We also have some extra-rare footage of the young Nelson Mandela (in 1961, prior to his imprisonment) telling of his views on the choice of violence or nonviolence. There is also footage of his sentancing in 1964 and his eventual release. The scenes of his dancing in celebration are a sight to behold!

But enough of this. Get it and see and hear the power that music has over the human spirit! I'd give it ten stars!
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30 of 32 people found the following review helpful By Anya K on September 29, 2003
Format: DVD
Amandla! A Revolution in Four-Part Harmony, was directed by Lee Hirsch, who sold all his possessions and dropped out of college to make the film. That's the level of commitment and passion exhibited by the creators, but it has nothing on the people starring in this documentary, which focuses on the role music and dance played in the downfall of the Apartheid system in South Africa. I cried at the atrocities committed by the government, and nearly danced for joy myself near the end when Nelson Mandela was shown finally released from prison. The most inspiring aspect of the music in this film is that despite the suffering, there isn't a single "sad" song to be found. The soundtrack is unbelievable, featuring performances and interviews by dynamic and influential artists/activists such as Miriam Makeba, Vusi Mahlasela, Abdullah Ibrahim, and Hugh Masekela.
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16 of 17 people found the following review helpful By A. Datta on November 7, 2004
Format: DVD
We've all heard cliches about the power of music but this is an amazingly moving film about the real power of music. The movie, shot on a handycam by Lee Hirsch travels through five decades of music and activism in South Africa's history. By looking at the key songs and the men associated with each phase of the struggle, Hirsch does a great job of bringing to life the sheer horror and brutality of everyday life under apartheid. But he also manages to capture the hopes of the revolutionaries through a series of moving and poignant interviews. What struck me about many of the interviews was how spontaneously these activists would break into song to recount their experience. By providing minimal commentary and by letting the songs and men who sang them do the talking, Hirsch has created a masterpiece.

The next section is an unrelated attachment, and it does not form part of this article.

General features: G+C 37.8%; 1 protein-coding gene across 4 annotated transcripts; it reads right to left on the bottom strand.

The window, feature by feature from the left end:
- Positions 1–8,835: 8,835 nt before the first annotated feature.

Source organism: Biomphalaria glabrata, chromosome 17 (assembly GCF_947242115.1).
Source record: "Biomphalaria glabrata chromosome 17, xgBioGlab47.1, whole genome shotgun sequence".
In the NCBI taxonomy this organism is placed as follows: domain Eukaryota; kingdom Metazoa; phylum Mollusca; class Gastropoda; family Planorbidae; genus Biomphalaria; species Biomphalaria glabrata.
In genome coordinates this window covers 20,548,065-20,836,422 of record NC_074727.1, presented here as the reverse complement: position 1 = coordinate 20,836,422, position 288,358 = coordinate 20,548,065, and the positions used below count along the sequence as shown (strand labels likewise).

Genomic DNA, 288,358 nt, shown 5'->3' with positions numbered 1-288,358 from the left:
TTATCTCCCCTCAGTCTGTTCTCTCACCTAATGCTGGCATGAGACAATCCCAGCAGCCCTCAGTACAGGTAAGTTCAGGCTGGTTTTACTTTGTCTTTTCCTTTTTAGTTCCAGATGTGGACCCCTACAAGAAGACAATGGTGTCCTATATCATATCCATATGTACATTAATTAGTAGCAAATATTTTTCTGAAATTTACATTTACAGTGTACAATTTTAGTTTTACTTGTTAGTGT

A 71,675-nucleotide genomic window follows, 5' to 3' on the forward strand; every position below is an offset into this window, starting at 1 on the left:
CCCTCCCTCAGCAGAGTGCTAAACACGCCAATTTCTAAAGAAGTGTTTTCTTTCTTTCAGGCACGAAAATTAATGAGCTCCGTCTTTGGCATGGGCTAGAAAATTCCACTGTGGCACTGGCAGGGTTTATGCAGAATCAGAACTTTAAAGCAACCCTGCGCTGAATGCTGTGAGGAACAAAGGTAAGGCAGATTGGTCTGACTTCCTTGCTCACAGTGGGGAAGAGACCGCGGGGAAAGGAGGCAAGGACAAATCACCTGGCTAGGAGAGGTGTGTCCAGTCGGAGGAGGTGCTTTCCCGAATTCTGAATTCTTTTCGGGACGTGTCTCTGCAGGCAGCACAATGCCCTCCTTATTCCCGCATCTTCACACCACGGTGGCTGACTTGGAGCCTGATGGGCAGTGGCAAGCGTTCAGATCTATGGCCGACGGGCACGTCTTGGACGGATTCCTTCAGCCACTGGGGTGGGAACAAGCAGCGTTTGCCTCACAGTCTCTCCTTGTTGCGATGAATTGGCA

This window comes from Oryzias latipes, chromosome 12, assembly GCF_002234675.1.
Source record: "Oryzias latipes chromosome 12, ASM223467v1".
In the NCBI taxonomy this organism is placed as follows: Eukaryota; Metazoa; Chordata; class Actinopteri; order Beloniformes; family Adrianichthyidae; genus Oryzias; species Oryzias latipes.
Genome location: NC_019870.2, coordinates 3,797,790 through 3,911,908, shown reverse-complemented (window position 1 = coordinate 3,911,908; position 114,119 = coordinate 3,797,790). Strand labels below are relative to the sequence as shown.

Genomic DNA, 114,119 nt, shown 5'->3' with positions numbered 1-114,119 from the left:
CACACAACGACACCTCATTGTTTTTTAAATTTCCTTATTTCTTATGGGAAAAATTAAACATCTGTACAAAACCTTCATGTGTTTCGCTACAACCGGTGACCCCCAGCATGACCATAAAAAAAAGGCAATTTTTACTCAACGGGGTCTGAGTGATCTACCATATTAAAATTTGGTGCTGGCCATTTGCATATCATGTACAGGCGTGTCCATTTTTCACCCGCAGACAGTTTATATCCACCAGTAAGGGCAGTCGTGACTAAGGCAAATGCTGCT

Apart from chronicling the history of the movement, Hirsch also chronicles the lives of many of the activists that the world has forgotten today. The movie opens with the exhumation of Mini's grave to the soulful voice of Vusi Mahlasela. One by one, Hirsch also exhumes heroes and heroines of South Africa's past, particularly musicians, who live only through their songs, and tries to give them their place in the anti-apartheid struggle.

It is also fascinating that the colour of his skin allows Hirsch to shoot some fascinating footage including those of modern white South Africans nostalgic for an earlier age. Hirsch also allows a deft touch of humour to pervade his work, subtly, without ever being disrespectful to his subjects. One of my favourite scenes is where Rathebe recounts how they would sing revolutionary songs and the whites would look at them and praise them for their melody not realising what the actual lyrics were.
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10 of 10 people found the following review helpful By Vynnette A. Frederick on November 14, 2003
Format: DVD Verified Purchase
I am a black West Indian who had been fortunate enough to see this documentary before I bought the DVD....it is fantastic and moving and emotional and awe inspiring! I looked at it thorugh a veil of tears! Every individual alive regardless of race needs to purchase this DVD and take a good long repeated look at this documentary which chronicles the resilience of the human spirit....I felt inspired to stand on principle and proud to be alive after looking at the documentary. It was REAL...Nothing put on for the cameras...the pride the people felt for their songs and for their leaders and the strength to keep up the fight was palpable throughout...Hugh Masakela, Myriam Makeba and the other performers who faced racism and hatred everyday still loved their country and that was obvious throughout...from the travesty that was Aparthied we now fortunately have a glimpse into one aspect of what it took to keep South African victims of apartheid motivated to fight the power! AMANDLA!